NEWS IN FOCUS: The march to war is long for humanitarian groups

Nick Cater

War in Iraq will challenge the ability of aid agencies to carry out their work, not least because of scant funding. Nick Cater reports.

Relief charities are increasingly concerned about the potential impact of the looming military assault on Iraq, which could leave millions displaced, hungry or sick. They warn that investment in preparations to avert a humanitarian disaster are too little, too late.

Conflict and its aftermath will offer aid groups major challenges, from the risk of being manipulated to suit military interests to fears about the use of chemical, biological or nuclear weapons, to the expectation that US companies will secure valuable post-war work that charities could tackle.

Concerns about their impartiality being undermined by military interference have prompted several charities to either bar funding from belligerent states during hostilities - such as Oxfam International and Medecins Sans Frontieres - or refuse any finance that comes with strings, as CARE International UK, Save the Children, Christian Aid, the Catholic Fund for Overseas Development (CAFOD) and the International Rescue Committee have affirmed.

The UK and US governments are expected to spend around $100 billion in attacking and occupying Iraq this year, with almost $1 billion in reconstruction contracts already being placed by the US with American companies. But less than $100 million has gone into humanitarian preparedness by the UN and governments and almost nothing has been offered to charities normally on the front line of every disaster or crisis.

Last week, relief groups were offered new funding as the Government faced tough criticism by the parliamentary select committee on international development that its preparations for Iraq's humanitarian needs were "inadequate".

The Department for International Development doubled its donation to a UN Iraq appeal to £7 million and asked charities to bid for £3 million for their contingency planning.

But Christian Aid commented: "The gap between needs and resources is still huge." Even Development Secretary Clare Short later admitted preparations had been limited, assumptions about the capacity of the UN and NGOs might be over-optimistic and warned of "serious risks".

With such limited funding, charities have dipped into their own reserves and contingency funds to make basic preparations in case of war, with Oxfam allocating £200,000 and Christian Aid saying it has already spent £100,000. Many are working from existing bases around Iraq to explore what relief operations may be possible and likely levels of need.

With 24 million impoverished people at risk of being displaced, injured or left sick or hungry by conflict, the UN, the US government and charities have been stockpiling supplies around the Iraq borders. But neither the camps nor the stockpiles will be enough if there is a prolonged or intense conflict, especially if chemical or biological weapons are deliberately used or accidentally discharged.

Few British or other international agencies are operating in Iraq, which reflects the tough political and military situation, from the Iraqi regime's monitoring of foreigners to the lack of independent community groups - although the Iraqi Red Crescent has a nationwide presence - and the tight controls imposed by the UN sanctions. Iraq also offers the problems of a vast desert country with limited communications.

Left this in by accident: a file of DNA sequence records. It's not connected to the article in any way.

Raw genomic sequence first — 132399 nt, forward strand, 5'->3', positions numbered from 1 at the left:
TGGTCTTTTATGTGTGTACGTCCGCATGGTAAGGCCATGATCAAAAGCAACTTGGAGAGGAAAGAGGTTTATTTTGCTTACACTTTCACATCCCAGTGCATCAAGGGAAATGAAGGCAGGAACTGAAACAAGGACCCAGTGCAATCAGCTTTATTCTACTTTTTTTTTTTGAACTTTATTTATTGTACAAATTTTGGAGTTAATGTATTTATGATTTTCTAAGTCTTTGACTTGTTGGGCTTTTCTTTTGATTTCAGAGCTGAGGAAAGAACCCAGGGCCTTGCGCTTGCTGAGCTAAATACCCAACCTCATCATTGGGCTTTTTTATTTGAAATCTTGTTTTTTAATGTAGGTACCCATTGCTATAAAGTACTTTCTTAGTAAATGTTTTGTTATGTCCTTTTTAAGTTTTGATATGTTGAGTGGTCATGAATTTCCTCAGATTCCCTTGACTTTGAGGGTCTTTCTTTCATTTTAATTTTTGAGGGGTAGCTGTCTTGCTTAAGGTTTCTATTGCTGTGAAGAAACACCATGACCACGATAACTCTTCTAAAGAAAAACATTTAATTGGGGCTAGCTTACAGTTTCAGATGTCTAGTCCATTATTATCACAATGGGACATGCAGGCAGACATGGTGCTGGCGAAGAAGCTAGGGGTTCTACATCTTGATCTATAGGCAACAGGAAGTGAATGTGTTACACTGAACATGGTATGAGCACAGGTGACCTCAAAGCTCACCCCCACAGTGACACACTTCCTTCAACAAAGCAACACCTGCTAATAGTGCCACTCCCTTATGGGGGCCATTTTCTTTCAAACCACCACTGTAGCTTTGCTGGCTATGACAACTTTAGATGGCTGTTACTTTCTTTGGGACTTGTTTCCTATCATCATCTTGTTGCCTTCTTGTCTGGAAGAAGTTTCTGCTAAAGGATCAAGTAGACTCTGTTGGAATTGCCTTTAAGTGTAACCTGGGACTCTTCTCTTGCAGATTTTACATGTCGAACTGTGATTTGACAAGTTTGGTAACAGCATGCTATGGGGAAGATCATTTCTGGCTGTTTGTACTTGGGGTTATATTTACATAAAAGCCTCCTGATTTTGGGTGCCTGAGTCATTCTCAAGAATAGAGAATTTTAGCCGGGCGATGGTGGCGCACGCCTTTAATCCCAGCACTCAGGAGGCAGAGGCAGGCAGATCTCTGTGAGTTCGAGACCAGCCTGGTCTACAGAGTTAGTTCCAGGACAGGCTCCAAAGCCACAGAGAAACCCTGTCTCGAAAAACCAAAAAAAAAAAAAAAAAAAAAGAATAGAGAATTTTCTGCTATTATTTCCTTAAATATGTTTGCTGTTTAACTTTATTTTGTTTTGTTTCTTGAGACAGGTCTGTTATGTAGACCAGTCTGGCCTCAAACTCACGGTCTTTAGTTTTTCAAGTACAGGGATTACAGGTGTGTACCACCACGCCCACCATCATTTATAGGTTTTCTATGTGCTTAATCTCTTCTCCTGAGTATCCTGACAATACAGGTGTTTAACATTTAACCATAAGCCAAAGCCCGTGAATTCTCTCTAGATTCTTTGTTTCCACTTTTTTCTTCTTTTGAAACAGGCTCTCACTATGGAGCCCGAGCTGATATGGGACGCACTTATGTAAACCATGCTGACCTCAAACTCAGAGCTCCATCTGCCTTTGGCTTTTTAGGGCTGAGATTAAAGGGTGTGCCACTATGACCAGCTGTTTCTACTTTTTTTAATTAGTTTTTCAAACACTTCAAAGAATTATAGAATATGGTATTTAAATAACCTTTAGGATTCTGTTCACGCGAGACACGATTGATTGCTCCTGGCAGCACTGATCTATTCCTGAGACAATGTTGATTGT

Save the Children, Christian Aid and Aid International have been active directly or through partner agencies in the mainly Kurdish northern Iraq on development projects, including water and sanitation. CARE International UK and CAFOD support work in healthcare and water supply from Baghdad, and Islamic Relief has co-operated with the Iraqi Red Crescent to help hospitals and distribute food.

If war starts, the multi-agency Disasters Emergency Committee has warned that "the combination of geographical, military and political factors would make independent humanitarian intervention difficult" and early assessments of needs all but impossible.

One key factor will be the way aid agencies will have to work within an overwhelmingly US-led military environment, which many fear could undermine their humanitarian principles.

Serving or retired officers are working in every US agency that charities will deal with on the ground. That ranges from one or two soldiers within the US disaster assistance relief team, which will go in behind the troops to decide on needs and give funding to relief groups, to the US Army-controlled Co-ordinating Humanitarian Operations Centre in Kuwait.

Advised by the "civil affairs" and "humanitarian" officers of the fighting units invading Iraq, the alphabet soup of DART, HOC and ORHA will assess humanitarian needs and offer money to charities that fit in with their plans, while the US military command will decide if areas of Iraq are secure for aid agencies to enter.

With an overwhelmingly urban population, Iraq's civilians will be very vulnerable if water supplies, sanitation and healthcare are affected by damage to electricity supplies from either the expected aerial bombardment or ground assault. Food supplies will be easily disrupted since 60 per cent of the population depends on the rationing system, in which around 50,000 distribution points handle 500,000 tonnes a month.

Assessing the challenges faced by relief charities last week, Raja Jarrah, programme director of CARE International UK, warned: "While we can't predict the exact consequences of war, we can predict that they will be dire and, for many households, catastrophic."

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